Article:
TUESDAY, July 17 (HealthDay News) -- Truvada (emtricitabine/tenofovir disoproxil fumarate) is the first drug to be approved by the U.S. Food and Drug Administration to reduce the risk of contracting HIV among adults at higher risk of acquiring the AIDS-causing virus.
In a statement, the agency said Truvada was meant to be taken daily to reduce the chances of becoming HIV-infected among adults exposed to the virus. The agency previously approved Truvada in combination with other anti-viral drugs to treat HIV-infected people 12 years and older.
The FDA said it would strengthen the drug's label to warn that people who take the drug as a preventive should confirm they are not already HIV infected.
Truvada's safety and effectiveness were clinically evaluated among 2,499 HIV-negative gay men and transgender women "with evidence of high risk behavior for HIV infection," the agency said. Results showed the drug reduced HIV infection by 42 percent, compared with those who took a placebo.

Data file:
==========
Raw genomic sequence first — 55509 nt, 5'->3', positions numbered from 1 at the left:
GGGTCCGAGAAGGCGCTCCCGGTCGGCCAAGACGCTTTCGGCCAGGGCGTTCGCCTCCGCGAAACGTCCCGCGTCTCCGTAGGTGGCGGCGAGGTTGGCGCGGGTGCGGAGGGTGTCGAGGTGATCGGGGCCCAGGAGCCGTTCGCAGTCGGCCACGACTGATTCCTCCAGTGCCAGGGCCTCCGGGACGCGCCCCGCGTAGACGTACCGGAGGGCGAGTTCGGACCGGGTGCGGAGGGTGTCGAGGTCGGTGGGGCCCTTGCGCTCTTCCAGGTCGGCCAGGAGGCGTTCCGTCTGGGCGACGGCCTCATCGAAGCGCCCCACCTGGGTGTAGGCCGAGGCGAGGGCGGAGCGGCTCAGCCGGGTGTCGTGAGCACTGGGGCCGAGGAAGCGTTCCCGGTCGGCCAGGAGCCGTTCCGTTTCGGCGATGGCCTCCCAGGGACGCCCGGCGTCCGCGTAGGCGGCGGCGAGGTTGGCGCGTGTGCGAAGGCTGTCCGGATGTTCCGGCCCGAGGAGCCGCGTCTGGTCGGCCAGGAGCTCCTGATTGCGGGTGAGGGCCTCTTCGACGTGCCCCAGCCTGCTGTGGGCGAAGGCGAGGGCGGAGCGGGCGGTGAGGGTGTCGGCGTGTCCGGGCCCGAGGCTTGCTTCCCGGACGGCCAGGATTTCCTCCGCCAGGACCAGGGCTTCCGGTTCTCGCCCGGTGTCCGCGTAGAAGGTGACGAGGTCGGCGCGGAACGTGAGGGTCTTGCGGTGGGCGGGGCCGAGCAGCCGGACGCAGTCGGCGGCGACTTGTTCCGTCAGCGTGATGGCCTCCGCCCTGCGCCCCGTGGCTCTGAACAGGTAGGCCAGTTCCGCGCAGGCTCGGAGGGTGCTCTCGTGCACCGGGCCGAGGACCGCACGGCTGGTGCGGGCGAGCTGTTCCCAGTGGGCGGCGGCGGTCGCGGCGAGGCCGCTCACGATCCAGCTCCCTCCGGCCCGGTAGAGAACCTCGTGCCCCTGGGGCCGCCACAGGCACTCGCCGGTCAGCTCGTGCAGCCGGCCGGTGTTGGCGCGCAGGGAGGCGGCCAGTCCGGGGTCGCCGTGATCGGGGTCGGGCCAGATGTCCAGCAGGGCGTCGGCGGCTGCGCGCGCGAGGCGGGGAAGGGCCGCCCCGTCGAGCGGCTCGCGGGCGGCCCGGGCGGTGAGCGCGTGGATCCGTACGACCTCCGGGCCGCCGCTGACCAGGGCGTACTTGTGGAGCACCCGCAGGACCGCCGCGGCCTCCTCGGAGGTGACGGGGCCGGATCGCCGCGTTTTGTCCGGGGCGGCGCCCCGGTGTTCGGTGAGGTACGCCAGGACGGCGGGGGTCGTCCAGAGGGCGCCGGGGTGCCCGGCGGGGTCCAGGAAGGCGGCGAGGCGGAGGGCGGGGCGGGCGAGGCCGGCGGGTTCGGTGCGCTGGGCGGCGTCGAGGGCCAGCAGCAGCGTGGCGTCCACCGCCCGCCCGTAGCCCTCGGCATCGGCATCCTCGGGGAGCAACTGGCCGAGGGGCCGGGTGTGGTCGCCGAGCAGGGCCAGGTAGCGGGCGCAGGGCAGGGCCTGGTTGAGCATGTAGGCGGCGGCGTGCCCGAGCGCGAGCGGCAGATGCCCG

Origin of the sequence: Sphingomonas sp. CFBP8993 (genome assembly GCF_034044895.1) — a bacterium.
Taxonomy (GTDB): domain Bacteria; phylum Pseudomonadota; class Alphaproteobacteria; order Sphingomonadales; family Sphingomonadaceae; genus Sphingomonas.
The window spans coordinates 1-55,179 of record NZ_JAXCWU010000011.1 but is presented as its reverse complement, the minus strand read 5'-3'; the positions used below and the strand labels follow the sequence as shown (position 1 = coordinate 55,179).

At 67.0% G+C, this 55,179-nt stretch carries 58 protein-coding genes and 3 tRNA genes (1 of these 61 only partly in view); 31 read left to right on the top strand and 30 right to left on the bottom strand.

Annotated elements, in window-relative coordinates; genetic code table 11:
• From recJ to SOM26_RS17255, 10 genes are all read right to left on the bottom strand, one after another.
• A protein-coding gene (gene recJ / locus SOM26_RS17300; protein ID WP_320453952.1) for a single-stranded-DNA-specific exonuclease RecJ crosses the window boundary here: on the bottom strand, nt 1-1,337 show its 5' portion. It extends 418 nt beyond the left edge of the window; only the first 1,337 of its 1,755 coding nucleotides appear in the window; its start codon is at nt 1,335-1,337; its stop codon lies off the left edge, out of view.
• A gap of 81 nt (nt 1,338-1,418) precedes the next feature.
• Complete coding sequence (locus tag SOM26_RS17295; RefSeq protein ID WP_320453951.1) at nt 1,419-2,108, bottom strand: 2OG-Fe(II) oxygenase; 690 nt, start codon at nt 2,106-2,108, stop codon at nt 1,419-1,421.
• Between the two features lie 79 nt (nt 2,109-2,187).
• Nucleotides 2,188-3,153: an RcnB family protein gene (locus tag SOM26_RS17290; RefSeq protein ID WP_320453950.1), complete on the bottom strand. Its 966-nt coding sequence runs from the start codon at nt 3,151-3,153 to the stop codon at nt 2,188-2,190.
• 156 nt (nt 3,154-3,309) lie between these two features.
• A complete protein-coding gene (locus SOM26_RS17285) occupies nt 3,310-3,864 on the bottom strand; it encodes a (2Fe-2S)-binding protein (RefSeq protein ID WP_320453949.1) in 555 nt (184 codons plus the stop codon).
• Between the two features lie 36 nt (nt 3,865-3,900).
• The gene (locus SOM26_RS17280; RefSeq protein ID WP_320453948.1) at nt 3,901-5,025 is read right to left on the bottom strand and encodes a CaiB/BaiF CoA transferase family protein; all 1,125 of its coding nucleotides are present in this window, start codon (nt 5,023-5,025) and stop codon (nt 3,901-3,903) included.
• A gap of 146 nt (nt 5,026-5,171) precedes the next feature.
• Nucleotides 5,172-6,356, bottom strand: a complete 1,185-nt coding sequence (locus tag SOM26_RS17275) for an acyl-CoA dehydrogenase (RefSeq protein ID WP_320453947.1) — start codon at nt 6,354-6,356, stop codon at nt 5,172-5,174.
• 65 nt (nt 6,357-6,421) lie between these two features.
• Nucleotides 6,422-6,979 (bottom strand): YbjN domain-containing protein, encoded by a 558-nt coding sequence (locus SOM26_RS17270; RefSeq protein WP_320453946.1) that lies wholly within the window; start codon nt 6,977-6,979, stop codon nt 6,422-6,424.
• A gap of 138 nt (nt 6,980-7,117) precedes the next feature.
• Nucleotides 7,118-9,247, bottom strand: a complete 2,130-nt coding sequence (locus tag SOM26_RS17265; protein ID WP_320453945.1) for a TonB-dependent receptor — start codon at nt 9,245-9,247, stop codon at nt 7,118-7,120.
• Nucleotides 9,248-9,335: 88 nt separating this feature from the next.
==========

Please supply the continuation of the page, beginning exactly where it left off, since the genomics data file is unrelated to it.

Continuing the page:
A second study involved 4,758 heterosexual couples where one partner was infected, while the other was not. Truvada reduced the risk of transmitting infection by 75 percent, compared to those who took a placebo, the FDA said.
The most common side effects reported were diarrhea, nausea, abdominal pain, headache and weight loss. Most serious but less common adverse reactions included kidney or bone toxicity.
Drugmaker Gilead Sciences, based in Foster City, Calif., is required to conduct follow-up studies to evaluate long-term HIV resistance, and the drug's effects among pregnant women, the FDA said.
To learn more about this disease, visit AIDS.gov.
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